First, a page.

Final report SRDC Project CSR024 Improving the environment for sugarcane growth through the amelioration of soil acidity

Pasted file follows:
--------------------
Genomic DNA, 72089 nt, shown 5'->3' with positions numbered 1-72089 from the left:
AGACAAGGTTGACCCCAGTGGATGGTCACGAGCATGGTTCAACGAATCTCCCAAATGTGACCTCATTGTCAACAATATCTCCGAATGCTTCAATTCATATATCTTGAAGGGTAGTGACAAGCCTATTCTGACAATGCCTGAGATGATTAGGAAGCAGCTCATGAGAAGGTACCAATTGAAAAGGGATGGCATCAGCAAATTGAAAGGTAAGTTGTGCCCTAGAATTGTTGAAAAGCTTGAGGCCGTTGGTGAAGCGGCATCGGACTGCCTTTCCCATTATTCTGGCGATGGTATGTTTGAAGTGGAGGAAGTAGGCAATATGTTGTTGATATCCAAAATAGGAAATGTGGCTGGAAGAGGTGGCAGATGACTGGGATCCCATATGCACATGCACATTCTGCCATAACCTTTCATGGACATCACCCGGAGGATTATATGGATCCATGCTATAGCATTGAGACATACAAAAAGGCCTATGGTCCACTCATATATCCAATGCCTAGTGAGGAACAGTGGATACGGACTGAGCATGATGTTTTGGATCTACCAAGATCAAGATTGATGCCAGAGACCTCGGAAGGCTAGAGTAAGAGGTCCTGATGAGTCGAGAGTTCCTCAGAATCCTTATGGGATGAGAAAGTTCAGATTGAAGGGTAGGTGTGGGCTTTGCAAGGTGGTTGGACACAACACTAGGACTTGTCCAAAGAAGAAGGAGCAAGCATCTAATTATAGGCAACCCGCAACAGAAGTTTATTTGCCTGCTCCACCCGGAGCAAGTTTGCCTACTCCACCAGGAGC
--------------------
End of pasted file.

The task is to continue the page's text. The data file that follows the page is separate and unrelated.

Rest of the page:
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Most soils used for growing sugarcane in wet tropical northern Queensland are highly acidic. Comparisons between new cane land and land that has been growing sugarcane for many years have demonstrated that our soils have become degraded under continuous sugarcane monoculture and that many of the changes in soil chemical properties are associated with soil acidification. Continued acidification, due to heavy applications of nitrogen fertilizer and the removal of base cations in the cane sent to the mill, will not only further acidify surface soils but will also progressively acidify the lower parts of the soil profile, making amelioration difficult and costly. Low soil pH not only reduces the availability of some nutrients to plants but also reduces soil surface charge resulting in a permanent reduction in the capacity of the soil to hold nutrients. Since many soils in the wet tropics already have a low cation exchange capacity, further reductions in cation exchange capacity (CEC) due to accelerated acidification may lead to sub-optimal levels of exchangeable calcium, magnesium and potassium, which will have a direct impact on sugarcane yields. Current industry recommendations for applying lime are based on perceived economic crop responses to calcium and are based only on the level of soil exchangeable calcium in the surface layer. Whilst this philosophy may be appropriate for soils with very low cation exchange capacities and suboptimal levels of exchangeable calcium, where frequent lime applications would be required to maintain soil calcium levels, it does not offer a sustainable management solution for highly acidic soils with adequate exchangeable calcium levels. Over 85% of cane growing soils in the Herbert River District fall into this category, having exchangeable calcium levels above the critical level and yet having an average soil pH of less than 5. This project aims to enhance the sustainability of the sugar industry by investigating and developing strategies for ameliorating soil acidity and thus making soils more amenable not only for sugarcane production but also for leguminous fallow crops which are now considered to be an important part of a sustainable sugarcane production system. Replicated experimental trials involving five rates of lime and three rates of gypsum were established on farms in the Herbert River District with contrasting soils that were highly acidic but had exchangeable calcium above the critical level. A fourth trial site was included later in the project with very low exchangeable calcium levels. Cane yields and ccs were monitored and soil samples taken from different depths in selected treatments in each trial were analysed in order to monitor changes in soil chemical properties.